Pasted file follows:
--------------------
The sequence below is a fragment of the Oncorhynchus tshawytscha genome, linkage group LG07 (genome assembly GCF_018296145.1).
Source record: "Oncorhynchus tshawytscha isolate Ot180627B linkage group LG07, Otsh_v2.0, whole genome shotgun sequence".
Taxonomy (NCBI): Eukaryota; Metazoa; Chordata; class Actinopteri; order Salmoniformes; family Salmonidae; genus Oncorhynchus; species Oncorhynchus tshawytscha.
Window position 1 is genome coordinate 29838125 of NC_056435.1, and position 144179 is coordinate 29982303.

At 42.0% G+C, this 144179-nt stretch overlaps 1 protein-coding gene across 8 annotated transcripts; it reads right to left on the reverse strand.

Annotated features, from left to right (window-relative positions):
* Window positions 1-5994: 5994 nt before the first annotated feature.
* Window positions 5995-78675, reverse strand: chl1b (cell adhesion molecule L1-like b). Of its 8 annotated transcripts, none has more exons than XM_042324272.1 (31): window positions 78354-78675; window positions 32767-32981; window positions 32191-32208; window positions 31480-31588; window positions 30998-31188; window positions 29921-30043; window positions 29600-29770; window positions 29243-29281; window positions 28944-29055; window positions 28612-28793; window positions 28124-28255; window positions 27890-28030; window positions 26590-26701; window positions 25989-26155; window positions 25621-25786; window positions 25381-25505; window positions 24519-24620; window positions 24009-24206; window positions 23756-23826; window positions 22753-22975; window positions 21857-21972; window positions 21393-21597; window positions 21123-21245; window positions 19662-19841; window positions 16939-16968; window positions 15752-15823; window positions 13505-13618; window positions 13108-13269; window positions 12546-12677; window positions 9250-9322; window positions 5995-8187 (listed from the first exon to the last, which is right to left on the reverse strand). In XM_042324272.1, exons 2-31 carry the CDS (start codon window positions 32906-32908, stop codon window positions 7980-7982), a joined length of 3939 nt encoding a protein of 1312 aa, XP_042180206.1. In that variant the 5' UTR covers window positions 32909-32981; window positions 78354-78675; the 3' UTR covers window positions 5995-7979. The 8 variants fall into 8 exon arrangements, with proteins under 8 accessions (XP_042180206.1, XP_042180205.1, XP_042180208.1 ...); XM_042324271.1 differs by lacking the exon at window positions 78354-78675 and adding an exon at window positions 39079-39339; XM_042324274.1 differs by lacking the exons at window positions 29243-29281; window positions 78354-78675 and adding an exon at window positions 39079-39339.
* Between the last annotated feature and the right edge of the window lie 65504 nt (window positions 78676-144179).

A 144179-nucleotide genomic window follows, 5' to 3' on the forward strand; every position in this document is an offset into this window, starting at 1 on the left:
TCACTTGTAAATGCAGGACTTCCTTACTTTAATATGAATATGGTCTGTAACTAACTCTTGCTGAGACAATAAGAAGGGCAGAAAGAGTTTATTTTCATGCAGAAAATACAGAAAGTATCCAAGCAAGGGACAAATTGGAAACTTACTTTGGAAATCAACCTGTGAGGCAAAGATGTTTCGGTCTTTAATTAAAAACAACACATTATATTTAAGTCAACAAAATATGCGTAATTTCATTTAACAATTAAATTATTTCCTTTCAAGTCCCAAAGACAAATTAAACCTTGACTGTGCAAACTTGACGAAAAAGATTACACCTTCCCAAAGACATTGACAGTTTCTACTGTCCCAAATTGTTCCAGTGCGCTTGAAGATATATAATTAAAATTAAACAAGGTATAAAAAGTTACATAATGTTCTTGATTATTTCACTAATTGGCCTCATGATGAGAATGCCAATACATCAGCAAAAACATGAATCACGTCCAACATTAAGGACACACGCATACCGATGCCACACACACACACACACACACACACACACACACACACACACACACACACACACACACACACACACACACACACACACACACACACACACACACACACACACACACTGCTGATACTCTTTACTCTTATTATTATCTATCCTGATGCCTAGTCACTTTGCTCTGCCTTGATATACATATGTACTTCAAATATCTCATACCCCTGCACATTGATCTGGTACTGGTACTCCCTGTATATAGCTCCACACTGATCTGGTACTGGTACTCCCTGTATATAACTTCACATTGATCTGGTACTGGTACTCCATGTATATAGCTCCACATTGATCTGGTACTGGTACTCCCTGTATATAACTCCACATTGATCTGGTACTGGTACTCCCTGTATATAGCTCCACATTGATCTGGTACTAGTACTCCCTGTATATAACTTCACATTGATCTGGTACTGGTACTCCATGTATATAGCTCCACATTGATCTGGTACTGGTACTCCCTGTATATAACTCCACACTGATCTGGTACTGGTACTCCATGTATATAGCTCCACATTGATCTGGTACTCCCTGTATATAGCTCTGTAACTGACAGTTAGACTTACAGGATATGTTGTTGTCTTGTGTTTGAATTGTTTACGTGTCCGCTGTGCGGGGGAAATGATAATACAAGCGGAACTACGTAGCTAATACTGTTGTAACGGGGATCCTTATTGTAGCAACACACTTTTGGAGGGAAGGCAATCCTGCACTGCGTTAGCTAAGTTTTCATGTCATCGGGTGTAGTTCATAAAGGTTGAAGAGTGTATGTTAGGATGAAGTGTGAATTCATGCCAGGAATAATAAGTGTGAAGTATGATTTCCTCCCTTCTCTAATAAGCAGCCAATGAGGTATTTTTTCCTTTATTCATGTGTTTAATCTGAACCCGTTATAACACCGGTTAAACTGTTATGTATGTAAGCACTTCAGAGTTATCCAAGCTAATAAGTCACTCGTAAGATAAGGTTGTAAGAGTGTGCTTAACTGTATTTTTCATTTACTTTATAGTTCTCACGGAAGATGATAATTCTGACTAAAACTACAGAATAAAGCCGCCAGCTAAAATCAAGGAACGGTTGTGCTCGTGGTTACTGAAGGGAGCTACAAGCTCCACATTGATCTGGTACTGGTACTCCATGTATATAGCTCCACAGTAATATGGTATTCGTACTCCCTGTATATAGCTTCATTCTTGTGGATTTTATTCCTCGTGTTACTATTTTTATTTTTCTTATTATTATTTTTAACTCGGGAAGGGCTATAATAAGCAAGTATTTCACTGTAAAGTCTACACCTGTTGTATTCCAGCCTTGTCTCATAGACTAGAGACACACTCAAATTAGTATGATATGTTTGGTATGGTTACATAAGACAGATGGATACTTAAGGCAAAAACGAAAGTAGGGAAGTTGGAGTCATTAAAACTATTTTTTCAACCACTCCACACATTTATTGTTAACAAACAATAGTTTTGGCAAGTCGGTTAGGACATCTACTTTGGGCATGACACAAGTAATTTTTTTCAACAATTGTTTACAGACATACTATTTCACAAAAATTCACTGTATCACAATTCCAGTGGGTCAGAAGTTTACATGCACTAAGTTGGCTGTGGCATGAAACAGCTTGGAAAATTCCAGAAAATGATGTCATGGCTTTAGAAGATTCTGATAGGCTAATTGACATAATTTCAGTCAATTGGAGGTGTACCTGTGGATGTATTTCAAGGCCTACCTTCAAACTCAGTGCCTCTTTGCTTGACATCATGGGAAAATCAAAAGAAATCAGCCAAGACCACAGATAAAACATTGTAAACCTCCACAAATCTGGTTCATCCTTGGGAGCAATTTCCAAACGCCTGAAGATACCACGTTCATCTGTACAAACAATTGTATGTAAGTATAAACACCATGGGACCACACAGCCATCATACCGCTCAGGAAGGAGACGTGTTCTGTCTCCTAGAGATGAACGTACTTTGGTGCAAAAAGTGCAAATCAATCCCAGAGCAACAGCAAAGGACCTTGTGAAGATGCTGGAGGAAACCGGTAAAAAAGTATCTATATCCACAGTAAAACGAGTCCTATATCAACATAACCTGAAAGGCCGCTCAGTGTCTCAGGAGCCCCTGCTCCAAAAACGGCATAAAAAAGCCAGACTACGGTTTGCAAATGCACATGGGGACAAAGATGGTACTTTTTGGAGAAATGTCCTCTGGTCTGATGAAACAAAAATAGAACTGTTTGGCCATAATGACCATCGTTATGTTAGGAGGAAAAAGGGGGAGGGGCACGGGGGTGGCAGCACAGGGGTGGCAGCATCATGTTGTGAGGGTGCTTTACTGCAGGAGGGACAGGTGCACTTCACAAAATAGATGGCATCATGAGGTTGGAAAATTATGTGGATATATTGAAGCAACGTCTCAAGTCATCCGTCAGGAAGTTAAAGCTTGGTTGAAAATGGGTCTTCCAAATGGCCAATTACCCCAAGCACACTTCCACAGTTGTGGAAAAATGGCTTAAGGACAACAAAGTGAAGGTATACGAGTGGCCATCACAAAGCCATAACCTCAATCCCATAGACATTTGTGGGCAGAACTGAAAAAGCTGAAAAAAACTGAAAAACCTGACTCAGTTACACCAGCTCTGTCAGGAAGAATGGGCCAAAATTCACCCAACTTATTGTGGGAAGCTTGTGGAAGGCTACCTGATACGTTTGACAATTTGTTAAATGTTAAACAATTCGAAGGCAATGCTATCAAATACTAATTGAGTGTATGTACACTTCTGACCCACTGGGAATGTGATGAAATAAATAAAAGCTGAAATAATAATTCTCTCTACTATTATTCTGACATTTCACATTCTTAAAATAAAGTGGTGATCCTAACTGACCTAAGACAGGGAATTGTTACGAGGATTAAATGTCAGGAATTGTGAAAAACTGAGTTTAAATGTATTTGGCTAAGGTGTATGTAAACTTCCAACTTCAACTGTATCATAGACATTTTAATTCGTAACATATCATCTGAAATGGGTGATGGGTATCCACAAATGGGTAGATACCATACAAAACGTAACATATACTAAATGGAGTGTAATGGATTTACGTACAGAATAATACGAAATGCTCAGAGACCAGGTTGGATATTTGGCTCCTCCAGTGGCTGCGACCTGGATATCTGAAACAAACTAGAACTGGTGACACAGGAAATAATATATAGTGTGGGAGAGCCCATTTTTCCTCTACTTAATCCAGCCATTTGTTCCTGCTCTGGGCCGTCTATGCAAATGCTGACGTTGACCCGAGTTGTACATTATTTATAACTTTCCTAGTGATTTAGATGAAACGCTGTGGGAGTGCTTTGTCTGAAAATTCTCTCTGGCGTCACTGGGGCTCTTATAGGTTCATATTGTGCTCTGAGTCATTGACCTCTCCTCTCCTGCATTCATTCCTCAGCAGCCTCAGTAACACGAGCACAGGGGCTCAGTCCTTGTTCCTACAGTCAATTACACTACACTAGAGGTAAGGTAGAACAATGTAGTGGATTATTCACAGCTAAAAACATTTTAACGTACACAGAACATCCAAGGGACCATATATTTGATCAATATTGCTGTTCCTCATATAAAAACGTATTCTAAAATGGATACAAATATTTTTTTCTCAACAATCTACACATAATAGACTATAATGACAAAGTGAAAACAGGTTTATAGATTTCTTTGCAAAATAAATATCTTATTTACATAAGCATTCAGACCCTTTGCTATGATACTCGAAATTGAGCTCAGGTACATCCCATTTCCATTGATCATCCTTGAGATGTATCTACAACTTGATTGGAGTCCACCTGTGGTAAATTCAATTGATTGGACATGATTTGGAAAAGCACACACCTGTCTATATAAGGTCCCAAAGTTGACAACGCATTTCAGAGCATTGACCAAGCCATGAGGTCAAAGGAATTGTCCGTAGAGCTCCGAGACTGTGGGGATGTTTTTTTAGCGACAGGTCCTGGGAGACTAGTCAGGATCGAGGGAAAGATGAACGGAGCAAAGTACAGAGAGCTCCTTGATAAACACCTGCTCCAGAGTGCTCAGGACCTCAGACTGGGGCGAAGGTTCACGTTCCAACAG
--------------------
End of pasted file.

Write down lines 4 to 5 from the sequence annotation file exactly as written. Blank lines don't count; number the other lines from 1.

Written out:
Window position 1 is genome coordinate 29838125 of NC_056435.1, and position 144179 is coordinate 29982303.

At 42.0% G+C, this 144179-nt stretch overlaps 1 protein-coding gene across 8 annotated transcripts; it reads right to left on the reverse strand.